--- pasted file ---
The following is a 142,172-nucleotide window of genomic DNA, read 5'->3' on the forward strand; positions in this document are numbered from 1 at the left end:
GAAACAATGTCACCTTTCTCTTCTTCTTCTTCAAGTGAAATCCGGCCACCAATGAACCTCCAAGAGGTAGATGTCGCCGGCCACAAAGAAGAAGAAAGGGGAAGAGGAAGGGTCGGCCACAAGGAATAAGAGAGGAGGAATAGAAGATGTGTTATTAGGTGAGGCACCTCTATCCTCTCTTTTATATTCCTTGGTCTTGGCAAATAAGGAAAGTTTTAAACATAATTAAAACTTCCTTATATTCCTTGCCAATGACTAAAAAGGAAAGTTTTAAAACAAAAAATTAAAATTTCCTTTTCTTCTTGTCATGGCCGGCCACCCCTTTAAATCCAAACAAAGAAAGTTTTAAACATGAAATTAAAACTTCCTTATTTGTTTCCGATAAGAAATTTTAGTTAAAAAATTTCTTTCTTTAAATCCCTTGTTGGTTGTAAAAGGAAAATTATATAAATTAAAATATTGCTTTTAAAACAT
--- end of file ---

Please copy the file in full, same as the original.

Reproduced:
The following is a 142,172-nucleotide window of genomic DNA, read 5'->3' on the forward strand; positions in this document are numbered from 1 at the left end:
GAAACAATGTCACCTTTCTCTTCTTCTTCTTCAAGTGAAATCCGGCCACCAATGAACCTCCAAGAGGTAGATGTCGCCGGCCACAAAGAAGAAGAAAGGGGAAGAGGAAGGGTCGGCCACAAGGAATAAGAGAGGAGGAATAGAAGATGTGTTATTAGGTGAGGCACCTCTATCCTCTCTTTTATATTCCTTGGTCTTGGCAAATAAGGAAAGTTTTAAACATAATTAAAACTTCCTTATATTCCTTGCCAATGACTAAAAAGGAAAGTTTTAAAACAAAAAATTAAAATTTCCTTTTCTTCTTGTCATGGCCGGCCACCCCTTTAAATCCAAACAAAGAAAGTTTTAAACATGAAATTAAAACTTCCTTATTTGTTTCCGATAAGAAATTTTAGTTAAAAAATTTCTTTCTTTAAATCCCTTGTTGGTTGTAAAAGGAAAATTATATAAATTAAAATATTGCTTTTAAAACAT